In the absence of its annual late summer Dunham Days celebration, Walla Walla winery Dunham Cellars created a different way to raise funds for suicide prevention efforts.
Operators of the Airport District winery had to cancel what is typically a celebration of food, wine, art and live music due to COVID-19. But as they turned their attention to sales of a limited-edition Dunham Days magnum, the overwhelming support led to a sellout on all 100 bottles, raising $15,049, co-owner Joanne Dunham said.
The funds are dedicated to Reach Out Walla Walla, a Walla Walla County suicide prevention initiative.
“As we drew closer to the start of summer, we knew that cancelling Dunham Days was inevitable. However, we also knew that it was important to still to find a way to support suicide prevention efforts in our community,” Dunham said in a prepared statement. “This pandemic continues to affect each of us in different way, and it is important to remember that no one is truly alone. Mental health needs to be a priority, now more than ever.”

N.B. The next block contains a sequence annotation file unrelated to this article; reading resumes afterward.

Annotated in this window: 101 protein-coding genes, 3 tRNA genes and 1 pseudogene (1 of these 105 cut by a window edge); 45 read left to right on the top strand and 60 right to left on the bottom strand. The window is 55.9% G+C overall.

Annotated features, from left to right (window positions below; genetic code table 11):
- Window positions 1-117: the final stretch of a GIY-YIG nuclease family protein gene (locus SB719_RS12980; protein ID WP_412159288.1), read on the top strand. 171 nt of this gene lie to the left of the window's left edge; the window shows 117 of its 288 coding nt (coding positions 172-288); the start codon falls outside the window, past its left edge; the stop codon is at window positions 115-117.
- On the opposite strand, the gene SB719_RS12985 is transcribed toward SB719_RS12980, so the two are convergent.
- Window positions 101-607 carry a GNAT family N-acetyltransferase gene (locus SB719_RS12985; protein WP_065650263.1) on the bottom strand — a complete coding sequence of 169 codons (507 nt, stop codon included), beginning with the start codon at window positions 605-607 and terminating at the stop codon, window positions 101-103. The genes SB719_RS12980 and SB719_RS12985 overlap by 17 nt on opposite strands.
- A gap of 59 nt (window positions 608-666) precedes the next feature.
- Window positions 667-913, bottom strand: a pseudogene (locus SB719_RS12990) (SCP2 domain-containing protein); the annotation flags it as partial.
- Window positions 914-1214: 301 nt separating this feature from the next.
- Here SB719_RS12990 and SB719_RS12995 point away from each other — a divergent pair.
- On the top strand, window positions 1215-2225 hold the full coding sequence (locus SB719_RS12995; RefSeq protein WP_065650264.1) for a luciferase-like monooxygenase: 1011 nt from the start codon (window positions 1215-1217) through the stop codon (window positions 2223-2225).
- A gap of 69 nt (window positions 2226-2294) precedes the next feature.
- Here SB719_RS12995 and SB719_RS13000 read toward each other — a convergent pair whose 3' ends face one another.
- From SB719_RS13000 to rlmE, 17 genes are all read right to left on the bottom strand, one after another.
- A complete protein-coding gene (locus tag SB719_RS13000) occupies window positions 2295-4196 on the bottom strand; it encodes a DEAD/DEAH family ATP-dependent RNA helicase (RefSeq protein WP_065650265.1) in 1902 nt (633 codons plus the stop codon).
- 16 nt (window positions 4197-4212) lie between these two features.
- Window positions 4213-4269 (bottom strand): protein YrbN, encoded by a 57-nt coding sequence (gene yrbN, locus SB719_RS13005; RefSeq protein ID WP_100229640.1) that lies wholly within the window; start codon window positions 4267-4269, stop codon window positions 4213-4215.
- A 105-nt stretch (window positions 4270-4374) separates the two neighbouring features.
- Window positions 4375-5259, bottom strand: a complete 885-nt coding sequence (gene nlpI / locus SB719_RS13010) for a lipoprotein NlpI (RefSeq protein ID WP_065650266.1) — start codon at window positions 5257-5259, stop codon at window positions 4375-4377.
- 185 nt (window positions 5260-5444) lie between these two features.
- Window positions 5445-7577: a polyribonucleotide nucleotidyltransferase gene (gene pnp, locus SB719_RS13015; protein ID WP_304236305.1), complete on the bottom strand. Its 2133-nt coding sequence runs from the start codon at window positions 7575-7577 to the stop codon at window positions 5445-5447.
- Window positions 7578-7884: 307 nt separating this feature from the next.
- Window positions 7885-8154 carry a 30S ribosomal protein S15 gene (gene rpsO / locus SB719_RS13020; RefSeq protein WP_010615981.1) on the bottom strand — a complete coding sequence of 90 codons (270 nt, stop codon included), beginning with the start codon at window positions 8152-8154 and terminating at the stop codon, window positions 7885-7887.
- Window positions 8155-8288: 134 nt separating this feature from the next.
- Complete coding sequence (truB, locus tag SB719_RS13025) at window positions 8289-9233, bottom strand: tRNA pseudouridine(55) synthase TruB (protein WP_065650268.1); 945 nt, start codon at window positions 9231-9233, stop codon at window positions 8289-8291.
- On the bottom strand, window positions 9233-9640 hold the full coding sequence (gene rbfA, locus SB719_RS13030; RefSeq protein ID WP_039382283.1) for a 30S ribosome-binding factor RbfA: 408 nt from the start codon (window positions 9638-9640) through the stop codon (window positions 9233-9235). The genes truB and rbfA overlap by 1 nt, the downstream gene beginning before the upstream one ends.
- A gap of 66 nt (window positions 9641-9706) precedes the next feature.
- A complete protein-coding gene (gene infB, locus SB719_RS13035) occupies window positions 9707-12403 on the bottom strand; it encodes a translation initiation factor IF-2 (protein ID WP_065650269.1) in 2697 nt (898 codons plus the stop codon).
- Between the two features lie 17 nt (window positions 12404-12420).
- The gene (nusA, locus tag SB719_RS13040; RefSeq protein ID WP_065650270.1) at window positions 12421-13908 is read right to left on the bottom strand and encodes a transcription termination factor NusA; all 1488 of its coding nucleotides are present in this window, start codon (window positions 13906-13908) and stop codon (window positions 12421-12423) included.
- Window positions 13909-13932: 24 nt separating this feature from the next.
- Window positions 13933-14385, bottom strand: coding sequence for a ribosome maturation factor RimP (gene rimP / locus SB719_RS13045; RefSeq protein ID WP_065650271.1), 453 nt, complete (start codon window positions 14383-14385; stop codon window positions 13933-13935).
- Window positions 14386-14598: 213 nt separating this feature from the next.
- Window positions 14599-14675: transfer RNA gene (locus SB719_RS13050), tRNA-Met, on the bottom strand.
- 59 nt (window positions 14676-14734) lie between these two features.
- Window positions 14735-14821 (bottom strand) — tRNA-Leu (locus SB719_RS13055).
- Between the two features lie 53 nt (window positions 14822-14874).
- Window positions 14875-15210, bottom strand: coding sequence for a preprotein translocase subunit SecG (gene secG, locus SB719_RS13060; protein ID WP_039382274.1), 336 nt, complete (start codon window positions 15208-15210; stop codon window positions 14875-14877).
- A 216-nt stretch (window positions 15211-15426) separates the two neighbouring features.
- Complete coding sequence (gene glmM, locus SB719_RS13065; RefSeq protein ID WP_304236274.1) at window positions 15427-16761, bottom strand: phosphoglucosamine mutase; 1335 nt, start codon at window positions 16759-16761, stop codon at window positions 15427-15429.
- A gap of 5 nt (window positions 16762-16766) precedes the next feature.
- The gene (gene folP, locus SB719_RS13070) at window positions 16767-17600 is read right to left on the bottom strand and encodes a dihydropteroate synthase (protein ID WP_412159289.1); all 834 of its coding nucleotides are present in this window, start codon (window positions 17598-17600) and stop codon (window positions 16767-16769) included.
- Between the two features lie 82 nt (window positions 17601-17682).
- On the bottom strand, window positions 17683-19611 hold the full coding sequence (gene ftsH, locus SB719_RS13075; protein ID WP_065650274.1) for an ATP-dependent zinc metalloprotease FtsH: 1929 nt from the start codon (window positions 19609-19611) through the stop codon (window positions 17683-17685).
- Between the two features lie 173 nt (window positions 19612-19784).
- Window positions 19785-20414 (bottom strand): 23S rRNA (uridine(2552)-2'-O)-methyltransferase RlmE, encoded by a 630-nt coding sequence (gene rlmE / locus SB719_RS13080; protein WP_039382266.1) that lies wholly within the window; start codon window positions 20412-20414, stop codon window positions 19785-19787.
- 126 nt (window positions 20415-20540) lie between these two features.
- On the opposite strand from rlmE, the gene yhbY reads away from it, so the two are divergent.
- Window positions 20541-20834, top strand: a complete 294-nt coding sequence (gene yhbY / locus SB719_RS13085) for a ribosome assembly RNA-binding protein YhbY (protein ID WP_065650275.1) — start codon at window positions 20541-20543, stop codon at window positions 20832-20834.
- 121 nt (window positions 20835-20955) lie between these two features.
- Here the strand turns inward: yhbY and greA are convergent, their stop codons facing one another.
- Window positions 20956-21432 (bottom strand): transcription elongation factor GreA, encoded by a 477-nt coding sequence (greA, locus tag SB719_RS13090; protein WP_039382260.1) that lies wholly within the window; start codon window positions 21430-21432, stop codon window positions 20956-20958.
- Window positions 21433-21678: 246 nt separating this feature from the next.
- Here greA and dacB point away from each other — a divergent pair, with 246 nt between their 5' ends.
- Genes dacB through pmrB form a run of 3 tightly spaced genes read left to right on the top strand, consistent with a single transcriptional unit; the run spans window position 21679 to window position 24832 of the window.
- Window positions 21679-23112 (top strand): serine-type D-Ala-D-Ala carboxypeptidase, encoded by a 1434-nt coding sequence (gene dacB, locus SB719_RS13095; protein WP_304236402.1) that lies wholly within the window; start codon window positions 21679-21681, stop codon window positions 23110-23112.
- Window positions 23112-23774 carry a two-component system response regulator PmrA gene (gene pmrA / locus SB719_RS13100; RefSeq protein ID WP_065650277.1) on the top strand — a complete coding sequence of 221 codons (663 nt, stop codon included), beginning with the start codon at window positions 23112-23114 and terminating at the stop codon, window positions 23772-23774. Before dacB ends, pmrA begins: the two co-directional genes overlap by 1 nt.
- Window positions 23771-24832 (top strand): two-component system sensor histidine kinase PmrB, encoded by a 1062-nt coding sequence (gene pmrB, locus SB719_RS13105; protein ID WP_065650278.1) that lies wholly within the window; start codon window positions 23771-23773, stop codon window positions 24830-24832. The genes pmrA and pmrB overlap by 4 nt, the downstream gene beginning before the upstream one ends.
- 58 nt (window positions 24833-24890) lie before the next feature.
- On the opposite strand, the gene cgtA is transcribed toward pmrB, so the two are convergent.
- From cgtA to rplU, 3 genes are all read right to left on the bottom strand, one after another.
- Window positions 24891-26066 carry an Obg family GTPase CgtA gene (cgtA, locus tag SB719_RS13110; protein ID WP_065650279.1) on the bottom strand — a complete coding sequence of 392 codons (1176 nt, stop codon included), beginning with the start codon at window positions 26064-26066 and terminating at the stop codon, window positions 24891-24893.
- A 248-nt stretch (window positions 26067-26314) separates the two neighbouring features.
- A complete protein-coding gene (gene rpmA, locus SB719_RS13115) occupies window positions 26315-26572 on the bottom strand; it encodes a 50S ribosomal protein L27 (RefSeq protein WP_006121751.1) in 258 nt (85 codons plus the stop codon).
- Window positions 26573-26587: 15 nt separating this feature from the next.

The effort honors the late Eric Dunham, one of the winery’s founders.
According to information from the American Foundation for Suicide Prevention, provided through the announcement, suicide is the second leading cause of death for those 10-34 in the state and third leading cause for those 35-44.
Reach Out Walla Walla started in 2016 as a direct response to an increase in youth suicides in the Walla Walla Valley. It expanded last year with a peer-to-peer program called Men in the Middle.
“When analyzing the suicide data for Walla Walla County, we found a disturbing trend: we are losing men in the middle age group to suicide more than any other age… There is an integration that is happening in behavioral health that is trying to braid together mental and physical health. We need to address whole person health, which includes mental health,” said Program Coordinator Peggy Needham, in the announcement.
For information on suicide prevention efforts in Walla Walla, contact Needham at 509-524-2684. Those in crisis, should contact the Suicide Prevention Lifeline at 1-800-273-8255.